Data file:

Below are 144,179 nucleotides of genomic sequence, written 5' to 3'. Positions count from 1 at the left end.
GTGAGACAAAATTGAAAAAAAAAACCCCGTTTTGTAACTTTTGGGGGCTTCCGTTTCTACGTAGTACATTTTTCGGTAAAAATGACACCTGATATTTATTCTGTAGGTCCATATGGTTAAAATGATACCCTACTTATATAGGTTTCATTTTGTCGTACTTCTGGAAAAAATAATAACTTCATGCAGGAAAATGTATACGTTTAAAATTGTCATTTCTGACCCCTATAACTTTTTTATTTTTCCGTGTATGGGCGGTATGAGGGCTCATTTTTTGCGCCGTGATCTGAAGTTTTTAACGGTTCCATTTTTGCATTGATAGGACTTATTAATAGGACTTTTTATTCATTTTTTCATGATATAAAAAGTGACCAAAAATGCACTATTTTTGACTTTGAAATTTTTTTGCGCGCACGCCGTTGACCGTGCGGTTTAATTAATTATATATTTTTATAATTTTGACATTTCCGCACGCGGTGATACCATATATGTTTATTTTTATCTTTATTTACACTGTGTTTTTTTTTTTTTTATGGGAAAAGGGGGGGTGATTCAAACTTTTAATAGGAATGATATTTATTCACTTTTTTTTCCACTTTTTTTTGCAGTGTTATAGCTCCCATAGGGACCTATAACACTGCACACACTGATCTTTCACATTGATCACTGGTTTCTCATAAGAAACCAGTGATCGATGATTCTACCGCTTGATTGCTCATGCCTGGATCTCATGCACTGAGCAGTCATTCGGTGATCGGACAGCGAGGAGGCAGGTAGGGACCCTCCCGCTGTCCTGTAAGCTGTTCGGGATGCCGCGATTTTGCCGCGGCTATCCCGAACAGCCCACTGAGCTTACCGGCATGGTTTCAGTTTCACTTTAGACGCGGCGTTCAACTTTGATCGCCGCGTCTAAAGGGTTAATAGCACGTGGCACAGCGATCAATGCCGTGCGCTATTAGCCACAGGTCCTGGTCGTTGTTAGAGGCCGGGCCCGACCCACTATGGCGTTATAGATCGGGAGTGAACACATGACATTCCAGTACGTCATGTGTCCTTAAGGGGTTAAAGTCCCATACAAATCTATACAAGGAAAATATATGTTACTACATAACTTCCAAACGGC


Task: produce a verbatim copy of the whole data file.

Below are 144,179 nucleotides of genomic sequence, written 5' to 3'. Positions count from 1 at the left end.
GTGAGACAAAATTGAAAAAAAAAACCCCGTTTTGTAACTTTTGGGGGCTTCCGTTTCTACGTAGTACATTTTTCGGTAAAAATGACACCTGATATTTATTCTGTAGGTCCATATGGTTAAAATGATACCCTACTTATATAGGTTTCATTTTGTCGTACTTCTGGAAAAAATAATAACTTCATGCAGGAAAATGTATACGTTTAAAATTGTCATTTCTGACCCCTATAACTTTTTTATTTTTCCGTGTATGGGCGGTATGAGGGCTCATTTTTTGCGCCGTGATCTGAAGTTTTTAACGGTTCCATTTTTGCATTGATAGGACTTATTAATAGGACTTTTTATTCATTTTTTCATGATATAAAAAGTGACCAAAAATGCACTATTTTTGACTTTGAAATTTTTTTGCGCGCACGCCGTTGACCGTGCGGTTTAATTAATTATATATTTTTATAATTTTGACATTTCCGCACGCGGTGATACCATATATGTTTATTTTTATCTTTATTTACACTGTGTTTTTTTTTTTTTTATGGGAAAAGGGGGGGTGATTCAAACTTTTAATAGGAATGATATTTATTCACTTTTTTTTCCACTTTTTTTTGCAGTGTTATAGCTCCCATAGGGACCTATAACACTGCACACACTGATCTTTCACATTGATCACTGGTTTCTCATAAGAAACCAGTGATCGATGATTCTACCGCTTGATTGCTCATGCCTGGATCTCATGCACTGAGCAGTCATTCGGTGATCGGACAGCGAGGAGGCAGGTAGGGACCCTCCCGCTGTCCTGTAAGCTGTTCGGGATGCCGCGATTTTGCCGCGGCTATCCCGAACAGCCCACTGAGCTTACCGGCATGGTTTCAGTTTCACTTTAGACGCGGCGTTCAACTTTGATCGCCGCGTCTAAAGGGTTAATAGCACGTGGCACAGCGATCAATGCCGTGCGCTATTAGCCACAGGTCCTGGTCGTTGTTAGAGGCCGGGCCCGACCCACTATGGCGTTATAGATCGGGAGTGAACACATGACATTCCAGTACGTCATGTGTCCTTAAGGGGTTAAAGTCCCATACAAATCTATACAAGGAAAATATATGTTACTACATAACTTCCAAACGGC